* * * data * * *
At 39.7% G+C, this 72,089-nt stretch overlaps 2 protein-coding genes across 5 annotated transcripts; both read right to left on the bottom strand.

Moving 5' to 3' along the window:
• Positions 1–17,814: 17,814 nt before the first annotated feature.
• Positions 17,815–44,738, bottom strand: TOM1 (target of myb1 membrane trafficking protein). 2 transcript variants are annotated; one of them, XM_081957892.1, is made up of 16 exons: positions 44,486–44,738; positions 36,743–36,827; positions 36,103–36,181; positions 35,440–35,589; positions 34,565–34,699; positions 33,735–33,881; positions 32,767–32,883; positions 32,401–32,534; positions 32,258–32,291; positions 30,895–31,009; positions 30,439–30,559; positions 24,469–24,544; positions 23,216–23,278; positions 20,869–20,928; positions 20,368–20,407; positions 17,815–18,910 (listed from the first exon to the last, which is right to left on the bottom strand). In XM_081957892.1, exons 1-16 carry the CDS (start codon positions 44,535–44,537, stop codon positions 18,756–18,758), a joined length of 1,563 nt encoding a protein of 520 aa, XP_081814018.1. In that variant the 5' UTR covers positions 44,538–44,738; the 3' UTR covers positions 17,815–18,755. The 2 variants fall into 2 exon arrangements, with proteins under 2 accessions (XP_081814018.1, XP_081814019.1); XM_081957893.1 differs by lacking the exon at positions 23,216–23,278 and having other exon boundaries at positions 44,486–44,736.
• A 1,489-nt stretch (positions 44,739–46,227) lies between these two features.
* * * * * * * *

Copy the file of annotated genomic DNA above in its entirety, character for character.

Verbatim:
At 39.7% G+C, this 72,089-nt stretch overlaps 2 protein-coding genes across 5 annotated transcripts; both read right to left on the bottom strand.

Moving 5' to 3' along the window:
• Positions 1–17,814: 17,814 nt before the first annotated feature.
• Positions 17,815–44,738, bottom strand: TOM1 (target of myb1 membrane trafficking protein). 2 transcript variants are annotated; one of them, XM_081957892.1, is made up of 16 exons: positions 44,486–44,738; positions 36,743–36,827; positions 36,103–36,181; positions 35,440–35,589; positions 34,565–34,699; positions 33,735–33,881; positions 32,767–32,883; positions 32,401–32,534; positions 32,258–32,291; positions 30,895–31,009; positions 30,439–30,559; positions 24,469–24,544; positions 23,216–23,278; positions 20,869–20,928; positions 20,368–20,407; positions 17,815–18,910 (listed from the first exon to the last, which is right to left on the bottom strand). In XM_081957892.1, exons 1-16 carry the CDS (start codon positions 44,535–44,537, stop codon positions 18,756–18,758), a joined length of 1,563 nt encoding a protein of 520 aa, XP_081814018.1. In that variant the 5' UTR covers positions 44,538–44,738; the 3' UTR covers positions 17,815–18,755. The 2 variants fall into 2 exon arrangements, with proteins under 2 accessions (XP_081814018.1, XP_081814019.1); XM_081957893.1 differs by lacking the exon at positions 23,216–23,278 and having other exon boundaries at positions 44,486–44,736.
• A 1,489-nt stretch (positions 44,739–46,227) lies between these two features.